• Business Level – this is the level where we look at what the business does, or the business process. By analyzing at this level, we can often discover the real business problem and do the critical work of aligning different stakeholder groups about what the process is and should be.
  • Software Level – this is the level that we look at what the software does to support the business process, or what the functional requirements or features are. This is not about knowing how to build the software, but getting to a level of detail that enables you to have productive conversations with developers. And, yes, as we often get this question, you can become a BA with either a business or IT background.
  • Information Level – this is the level that we look at how our organization stores and manages data to support the software functionality and business processes. You don’t have to be a database engineer to do this. Many aspects of the information level are critically important for BAs and business stakeholders to understand and make decisions on.

BA happens at all of these levels. And includes both analysis, or the deliverables you create to analyze the requirements, along with communication techniques you use to engage your stakeholders in the requirements process.

But Then Why Do We See Technology and Industry Skills in Business Analyst Jobs?

Another question we receive is why the job descriptions for business analysts have additional skills – in particular when managers are looking for technology expertise and industry domain experience. It’s a great question, and a good opportunity to clarify job roles.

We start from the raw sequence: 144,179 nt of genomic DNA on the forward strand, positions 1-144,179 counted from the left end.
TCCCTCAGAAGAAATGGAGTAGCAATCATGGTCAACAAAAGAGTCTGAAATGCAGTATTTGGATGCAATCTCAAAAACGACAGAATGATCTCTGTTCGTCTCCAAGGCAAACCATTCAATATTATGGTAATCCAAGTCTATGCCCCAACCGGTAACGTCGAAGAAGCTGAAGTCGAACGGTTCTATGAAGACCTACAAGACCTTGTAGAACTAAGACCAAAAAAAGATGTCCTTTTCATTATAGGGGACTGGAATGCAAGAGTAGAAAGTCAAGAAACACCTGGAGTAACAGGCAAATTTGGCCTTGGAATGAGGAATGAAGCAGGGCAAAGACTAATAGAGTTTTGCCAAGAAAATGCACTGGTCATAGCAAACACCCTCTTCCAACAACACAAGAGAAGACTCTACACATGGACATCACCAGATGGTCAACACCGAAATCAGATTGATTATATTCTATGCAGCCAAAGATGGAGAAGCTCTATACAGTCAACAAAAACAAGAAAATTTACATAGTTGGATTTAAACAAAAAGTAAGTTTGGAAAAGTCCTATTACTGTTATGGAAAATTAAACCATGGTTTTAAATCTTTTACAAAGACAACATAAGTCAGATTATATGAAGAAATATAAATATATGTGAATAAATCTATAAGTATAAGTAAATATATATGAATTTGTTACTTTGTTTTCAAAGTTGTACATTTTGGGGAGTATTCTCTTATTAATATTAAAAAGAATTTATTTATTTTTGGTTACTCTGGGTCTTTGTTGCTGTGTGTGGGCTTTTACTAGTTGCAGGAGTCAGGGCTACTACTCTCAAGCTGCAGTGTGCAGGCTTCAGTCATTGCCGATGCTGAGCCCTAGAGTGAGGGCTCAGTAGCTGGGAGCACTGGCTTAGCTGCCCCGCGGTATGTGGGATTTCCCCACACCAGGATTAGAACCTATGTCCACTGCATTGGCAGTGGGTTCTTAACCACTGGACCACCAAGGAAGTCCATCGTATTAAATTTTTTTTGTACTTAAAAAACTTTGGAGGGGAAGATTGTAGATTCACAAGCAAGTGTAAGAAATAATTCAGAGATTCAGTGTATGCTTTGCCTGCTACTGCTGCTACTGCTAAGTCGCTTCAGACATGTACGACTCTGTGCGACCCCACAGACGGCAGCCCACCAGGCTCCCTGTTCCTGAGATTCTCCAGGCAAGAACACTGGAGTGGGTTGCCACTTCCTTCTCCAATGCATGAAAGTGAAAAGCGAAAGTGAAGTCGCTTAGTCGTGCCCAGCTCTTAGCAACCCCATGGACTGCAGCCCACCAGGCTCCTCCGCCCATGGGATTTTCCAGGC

First of all, there are two primary ways that the title of business analyst is used.

  • The first way is for the role of enabling business process and software changes, like we’ve been discussing here.
  • The second way is more of a financial analyst role, to describe a set of responsibilities for analyzing financial data to inform business decisions.

What’s more, that definition we reviewed earlier, from the International Institute of Business Analysis™, encompasses these two definitions and many, many more. It’s an extremely broad definition. And, to add to the confusion, there are many jobs with the title of business analyst, that don’t actually fit any of the definitions of business analysis.

I find it helpful to think about the different types of roles, and use these to sort through the different types of jobs available.

  • Hybrid – this is where you are doing business analysis AND a set of responsibilities from a related profession. It’s not uncommon to see business analysts also doing QA testing, project management, or software development. And then we see skills from those roles in the job description.
  • Specialist – this is where you are hyper-focused in a specific area of expertise. Your expertise could be in a methodology, like agile or Six Sigma. Or, it could be in a domain, like healthcare or insurance. Or it could be in a tool, like Salesforce.com or Microsoft® Sharepoint.
  • Generalist – this is someone who can work in multiple domains, with multiple tools, and with multiple methodologies, and is focused on the core business analysis responsibilities we’ve outlined here.